The views expressed herein are those of the writer and do not represent the opinions or editorial position of iWitness News. Opinion pieces can be submitted to [email protected]. 

The issue of praedial larceny is one that has been haunting and breaking the back of our farmers for decades. I know of an actual story where a perpetrator was taken to court and convicted for stealing a farmer’s produce. He was ordered by the court to pay a sum of money. He went and stole produce from the said farmer, sold them and paid the farmer from his “earnings”. The truth is, praedial larceny is not only hurting the farmers, it is also hurting every community, the country’s economy and hence our very development. Praedial larceny retards our economic advancement.

There are laws to deal with praedial larceny and its culprits. However, leniency from the victim, the court and mediocre penalties have done nothing but prolong and escalate this terrible practice. One way of addressing the problem is to have buyers recording the farmer’s name and identification number using the “farmer’s ID’ card, the produce type and amount and having the farmer’s name and signature on such document. A buyer who fails to authenticate the legitimacy of his transaction by his or her inability to produce this document if and when ask to do so by the police would be in breach of a regulation. It means that if such regulation is not in place then it should be.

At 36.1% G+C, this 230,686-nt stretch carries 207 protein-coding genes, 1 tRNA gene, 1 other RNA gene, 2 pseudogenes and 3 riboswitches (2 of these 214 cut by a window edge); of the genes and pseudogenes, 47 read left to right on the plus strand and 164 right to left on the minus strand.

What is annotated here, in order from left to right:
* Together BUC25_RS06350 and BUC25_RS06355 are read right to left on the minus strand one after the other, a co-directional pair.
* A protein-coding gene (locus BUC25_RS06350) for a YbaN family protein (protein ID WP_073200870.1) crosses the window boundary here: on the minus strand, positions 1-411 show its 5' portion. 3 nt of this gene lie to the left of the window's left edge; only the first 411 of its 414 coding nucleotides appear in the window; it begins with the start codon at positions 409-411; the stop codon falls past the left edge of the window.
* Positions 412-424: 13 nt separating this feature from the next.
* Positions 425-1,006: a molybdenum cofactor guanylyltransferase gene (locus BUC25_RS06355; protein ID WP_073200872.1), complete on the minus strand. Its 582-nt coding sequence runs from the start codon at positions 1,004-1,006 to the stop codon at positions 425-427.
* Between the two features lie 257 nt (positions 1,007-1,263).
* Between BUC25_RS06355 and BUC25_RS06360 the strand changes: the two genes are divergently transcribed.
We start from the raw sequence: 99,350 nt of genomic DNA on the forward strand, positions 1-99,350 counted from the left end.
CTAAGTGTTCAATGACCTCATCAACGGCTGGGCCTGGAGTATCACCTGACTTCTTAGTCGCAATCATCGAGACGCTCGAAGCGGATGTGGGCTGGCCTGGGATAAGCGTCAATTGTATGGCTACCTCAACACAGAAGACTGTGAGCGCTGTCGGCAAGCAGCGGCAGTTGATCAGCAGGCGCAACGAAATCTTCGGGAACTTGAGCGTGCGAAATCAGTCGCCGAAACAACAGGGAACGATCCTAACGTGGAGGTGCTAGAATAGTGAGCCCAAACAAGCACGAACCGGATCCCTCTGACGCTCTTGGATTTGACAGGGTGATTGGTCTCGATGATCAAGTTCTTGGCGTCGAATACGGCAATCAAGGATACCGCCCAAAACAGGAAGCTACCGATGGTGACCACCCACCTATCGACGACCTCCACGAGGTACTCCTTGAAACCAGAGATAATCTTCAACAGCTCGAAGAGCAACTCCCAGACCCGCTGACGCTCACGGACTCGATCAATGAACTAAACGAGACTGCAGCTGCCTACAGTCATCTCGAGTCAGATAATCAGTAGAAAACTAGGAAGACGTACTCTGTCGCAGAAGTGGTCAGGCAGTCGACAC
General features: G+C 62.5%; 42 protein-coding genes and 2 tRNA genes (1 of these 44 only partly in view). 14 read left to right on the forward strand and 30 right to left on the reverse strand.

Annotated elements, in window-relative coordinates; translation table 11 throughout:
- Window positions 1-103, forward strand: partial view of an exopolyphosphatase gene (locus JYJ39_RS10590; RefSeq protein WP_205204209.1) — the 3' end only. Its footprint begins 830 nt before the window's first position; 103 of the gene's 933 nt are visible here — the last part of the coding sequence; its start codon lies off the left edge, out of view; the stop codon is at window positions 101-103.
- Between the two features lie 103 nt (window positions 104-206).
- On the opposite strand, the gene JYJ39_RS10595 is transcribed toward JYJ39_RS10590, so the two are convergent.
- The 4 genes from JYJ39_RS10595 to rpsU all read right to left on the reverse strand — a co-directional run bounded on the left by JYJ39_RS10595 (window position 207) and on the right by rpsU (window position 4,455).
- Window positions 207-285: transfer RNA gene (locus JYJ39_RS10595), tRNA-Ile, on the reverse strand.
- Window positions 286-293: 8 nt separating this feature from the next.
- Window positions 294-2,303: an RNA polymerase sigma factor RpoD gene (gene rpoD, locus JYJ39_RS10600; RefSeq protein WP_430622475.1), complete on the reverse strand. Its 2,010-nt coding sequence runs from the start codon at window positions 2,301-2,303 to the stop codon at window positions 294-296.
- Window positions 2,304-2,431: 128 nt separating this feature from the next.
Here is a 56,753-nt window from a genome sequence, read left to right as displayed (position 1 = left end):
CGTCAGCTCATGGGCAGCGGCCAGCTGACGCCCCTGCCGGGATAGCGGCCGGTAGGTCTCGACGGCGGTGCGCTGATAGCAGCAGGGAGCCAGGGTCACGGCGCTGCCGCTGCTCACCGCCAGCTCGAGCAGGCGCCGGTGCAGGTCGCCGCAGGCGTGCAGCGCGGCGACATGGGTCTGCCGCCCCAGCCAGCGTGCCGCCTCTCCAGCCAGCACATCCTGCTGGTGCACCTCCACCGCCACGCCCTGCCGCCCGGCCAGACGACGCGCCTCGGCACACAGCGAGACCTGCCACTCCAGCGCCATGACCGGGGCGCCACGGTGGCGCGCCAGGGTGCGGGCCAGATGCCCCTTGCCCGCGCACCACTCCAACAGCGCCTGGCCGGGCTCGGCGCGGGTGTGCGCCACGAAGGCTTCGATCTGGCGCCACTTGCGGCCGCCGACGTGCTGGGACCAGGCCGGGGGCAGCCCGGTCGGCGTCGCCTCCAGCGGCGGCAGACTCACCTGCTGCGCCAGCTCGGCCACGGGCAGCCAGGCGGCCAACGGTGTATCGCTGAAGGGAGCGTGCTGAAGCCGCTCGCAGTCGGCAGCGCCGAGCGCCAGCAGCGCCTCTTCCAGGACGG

The appropriate framework must be put in place to combat this problem. The rural constables who are especially assigned to deal with praedial larceny (no disrespect to anyone, their training or lack of it), do not command the respect needed to execute their duties effectively. If they are not regular police officers then their duties must be spelt out clearly. If the calibre of officers used in this department is to juxtapose the government esteem of agriculture then we are surely awaiting the official obituary of this vital industry.